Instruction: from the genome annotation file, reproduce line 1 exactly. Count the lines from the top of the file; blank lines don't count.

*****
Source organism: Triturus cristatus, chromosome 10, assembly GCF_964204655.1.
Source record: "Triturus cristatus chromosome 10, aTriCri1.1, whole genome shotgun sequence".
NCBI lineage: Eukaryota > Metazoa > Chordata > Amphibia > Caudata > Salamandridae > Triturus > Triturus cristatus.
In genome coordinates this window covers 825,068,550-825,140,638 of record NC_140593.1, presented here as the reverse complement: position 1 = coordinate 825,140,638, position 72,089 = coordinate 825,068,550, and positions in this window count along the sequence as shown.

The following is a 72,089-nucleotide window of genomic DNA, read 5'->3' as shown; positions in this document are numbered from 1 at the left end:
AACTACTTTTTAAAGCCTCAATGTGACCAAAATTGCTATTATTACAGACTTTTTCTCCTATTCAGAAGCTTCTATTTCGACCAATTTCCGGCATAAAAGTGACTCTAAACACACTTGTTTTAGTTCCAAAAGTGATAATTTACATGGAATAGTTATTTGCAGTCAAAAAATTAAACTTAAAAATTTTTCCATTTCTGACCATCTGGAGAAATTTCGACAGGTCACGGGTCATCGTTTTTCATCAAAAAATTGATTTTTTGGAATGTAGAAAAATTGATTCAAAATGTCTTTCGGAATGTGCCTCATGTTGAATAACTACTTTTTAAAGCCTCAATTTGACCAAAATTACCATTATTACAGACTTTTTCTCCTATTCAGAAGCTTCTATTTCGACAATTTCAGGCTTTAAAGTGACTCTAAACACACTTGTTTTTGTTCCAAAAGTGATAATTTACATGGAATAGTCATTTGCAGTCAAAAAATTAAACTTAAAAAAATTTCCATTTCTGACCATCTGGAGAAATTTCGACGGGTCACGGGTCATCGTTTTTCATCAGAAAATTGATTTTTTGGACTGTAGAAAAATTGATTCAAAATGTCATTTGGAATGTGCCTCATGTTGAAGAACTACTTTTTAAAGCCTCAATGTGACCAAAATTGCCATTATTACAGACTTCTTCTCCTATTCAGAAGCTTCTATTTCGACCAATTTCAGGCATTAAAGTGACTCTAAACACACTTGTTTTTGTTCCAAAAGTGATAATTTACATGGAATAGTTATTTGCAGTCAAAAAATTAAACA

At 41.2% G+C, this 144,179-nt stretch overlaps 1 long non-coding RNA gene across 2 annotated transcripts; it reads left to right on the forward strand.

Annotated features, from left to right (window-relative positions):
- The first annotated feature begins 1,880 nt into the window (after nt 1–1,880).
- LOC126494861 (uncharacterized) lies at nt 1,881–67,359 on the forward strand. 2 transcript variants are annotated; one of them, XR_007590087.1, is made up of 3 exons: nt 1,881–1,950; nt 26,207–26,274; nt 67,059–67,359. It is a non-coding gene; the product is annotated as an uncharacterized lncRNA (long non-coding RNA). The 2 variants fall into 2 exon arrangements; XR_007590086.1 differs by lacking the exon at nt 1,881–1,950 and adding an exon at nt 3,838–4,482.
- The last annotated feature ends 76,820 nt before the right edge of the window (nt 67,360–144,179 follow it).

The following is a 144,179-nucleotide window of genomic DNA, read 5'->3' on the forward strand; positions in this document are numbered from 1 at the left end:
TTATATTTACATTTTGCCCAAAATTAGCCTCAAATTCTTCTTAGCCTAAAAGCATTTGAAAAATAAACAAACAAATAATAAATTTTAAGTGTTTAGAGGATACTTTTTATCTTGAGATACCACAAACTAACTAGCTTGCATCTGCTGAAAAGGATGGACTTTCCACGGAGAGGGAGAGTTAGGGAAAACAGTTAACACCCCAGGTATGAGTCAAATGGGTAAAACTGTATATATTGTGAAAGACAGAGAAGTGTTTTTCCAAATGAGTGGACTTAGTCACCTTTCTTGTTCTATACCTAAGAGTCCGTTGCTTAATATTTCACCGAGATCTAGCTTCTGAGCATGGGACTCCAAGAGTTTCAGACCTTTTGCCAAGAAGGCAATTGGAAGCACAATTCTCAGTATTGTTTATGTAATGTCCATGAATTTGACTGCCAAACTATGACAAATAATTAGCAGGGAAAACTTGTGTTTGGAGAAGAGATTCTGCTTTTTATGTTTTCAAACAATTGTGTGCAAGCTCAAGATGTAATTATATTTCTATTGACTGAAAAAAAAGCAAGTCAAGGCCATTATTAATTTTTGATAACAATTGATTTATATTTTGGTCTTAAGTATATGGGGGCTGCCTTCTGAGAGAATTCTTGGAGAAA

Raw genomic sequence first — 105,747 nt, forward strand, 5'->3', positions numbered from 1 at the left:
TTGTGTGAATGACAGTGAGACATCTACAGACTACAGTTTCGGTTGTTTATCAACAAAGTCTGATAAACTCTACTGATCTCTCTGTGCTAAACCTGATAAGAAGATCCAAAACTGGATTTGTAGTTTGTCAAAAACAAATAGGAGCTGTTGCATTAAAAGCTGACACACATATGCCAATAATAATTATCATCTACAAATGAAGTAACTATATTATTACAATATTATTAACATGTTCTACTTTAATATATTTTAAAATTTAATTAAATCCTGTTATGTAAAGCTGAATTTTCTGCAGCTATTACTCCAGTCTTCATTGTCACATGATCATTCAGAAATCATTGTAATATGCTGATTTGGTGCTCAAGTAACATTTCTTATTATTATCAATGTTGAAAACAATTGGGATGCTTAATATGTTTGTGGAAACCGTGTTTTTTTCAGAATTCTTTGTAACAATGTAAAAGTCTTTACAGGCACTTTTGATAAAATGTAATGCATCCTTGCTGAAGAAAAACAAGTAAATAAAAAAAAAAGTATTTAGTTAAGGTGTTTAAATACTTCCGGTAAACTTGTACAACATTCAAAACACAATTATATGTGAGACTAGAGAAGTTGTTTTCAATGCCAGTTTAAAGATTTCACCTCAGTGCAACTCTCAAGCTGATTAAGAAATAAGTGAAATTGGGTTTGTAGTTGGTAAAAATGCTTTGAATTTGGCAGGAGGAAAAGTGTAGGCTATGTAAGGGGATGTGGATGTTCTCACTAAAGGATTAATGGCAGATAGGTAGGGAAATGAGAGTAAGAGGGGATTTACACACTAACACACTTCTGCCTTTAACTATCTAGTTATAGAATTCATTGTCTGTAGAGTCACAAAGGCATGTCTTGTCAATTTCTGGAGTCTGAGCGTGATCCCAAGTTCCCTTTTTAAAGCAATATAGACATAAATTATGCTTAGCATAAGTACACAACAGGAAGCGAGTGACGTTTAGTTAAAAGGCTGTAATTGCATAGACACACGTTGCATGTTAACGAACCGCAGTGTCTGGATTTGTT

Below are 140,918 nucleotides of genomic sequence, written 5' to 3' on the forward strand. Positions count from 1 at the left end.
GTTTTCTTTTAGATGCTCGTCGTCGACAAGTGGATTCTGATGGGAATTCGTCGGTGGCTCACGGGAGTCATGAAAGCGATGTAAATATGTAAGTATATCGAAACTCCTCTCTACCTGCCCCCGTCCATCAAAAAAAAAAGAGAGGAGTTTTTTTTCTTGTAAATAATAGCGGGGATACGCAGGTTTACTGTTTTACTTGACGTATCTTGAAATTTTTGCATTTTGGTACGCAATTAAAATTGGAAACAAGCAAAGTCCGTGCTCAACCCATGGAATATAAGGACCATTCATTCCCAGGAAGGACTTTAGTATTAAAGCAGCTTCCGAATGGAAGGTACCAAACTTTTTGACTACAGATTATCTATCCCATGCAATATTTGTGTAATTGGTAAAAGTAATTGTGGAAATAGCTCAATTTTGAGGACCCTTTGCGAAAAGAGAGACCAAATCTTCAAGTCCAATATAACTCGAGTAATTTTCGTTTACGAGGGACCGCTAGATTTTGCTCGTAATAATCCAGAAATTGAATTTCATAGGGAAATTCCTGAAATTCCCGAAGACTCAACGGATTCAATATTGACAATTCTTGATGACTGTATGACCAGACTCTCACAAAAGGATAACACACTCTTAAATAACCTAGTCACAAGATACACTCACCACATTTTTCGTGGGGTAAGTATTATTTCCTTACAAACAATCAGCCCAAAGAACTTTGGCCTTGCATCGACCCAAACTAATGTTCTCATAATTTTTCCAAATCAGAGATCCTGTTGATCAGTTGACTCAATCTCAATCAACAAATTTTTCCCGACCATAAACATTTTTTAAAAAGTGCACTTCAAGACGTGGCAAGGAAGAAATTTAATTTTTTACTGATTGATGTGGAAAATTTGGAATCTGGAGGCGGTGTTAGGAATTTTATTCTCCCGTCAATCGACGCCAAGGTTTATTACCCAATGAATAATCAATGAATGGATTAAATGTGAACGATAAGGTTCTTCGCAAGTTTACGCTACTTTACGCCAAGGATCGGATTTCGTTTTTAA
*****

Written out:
Source organism: Triturus cristatus, chromosome 10, assembly GCF_964204655.1.